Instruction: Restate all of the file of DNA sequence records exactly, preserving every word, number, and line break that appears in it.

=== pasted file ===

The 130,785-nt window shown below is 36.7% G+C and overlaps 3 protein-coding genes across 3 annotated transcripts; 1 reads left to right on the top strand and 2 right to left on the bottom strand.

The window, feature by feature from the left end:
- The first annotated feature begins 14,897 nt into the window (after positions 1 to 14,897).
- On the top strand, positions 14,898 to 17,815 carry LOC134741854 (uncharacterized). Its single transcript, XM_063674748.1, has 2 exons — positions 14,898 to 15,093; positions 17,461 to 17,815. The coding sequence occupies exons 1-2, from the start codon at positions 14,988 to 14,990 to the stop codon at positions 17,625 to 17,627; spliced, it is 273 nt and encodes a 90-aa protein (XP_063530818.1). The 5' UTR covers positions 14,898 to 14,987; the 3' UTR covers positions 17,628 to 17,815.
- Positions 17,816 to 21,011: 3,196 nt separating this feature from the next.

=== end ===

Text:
The 130,785-nt window shown below is 36.7% G+C and overlaps 3 protein-coding genes across 3 annotated transcripts; 1 reads left to right on the top strand and 2 right to left on the bottom strand.

The window, feature by feature from the left end:
- The first annotated feature begins 14,897 nt into the window (after positions 1 to 14,897).
- On the top strand, positions 14,898 to 17,815 carry LOC134741854 (uncharacterized). Its single transcript, XM_063674748.1, has 2 exons — positions 14,898 to 15,093; positions 17,461 to 17,815. The coding sequence occupies exons 1-2, from the start codon at positions 14,988 to 14,990 to the stop codon at positions 17,625 to 17,627; spliced, it is 273 nt and encodes a 90-aa protein (XP_063530818.1). The 5' UTR covers positions 14,898 to 14,987; the 3' UTR covers positions 17,628 to 17,815.
- Positions 17,816 to 21,011: 3,196 nt separating this feature from the next.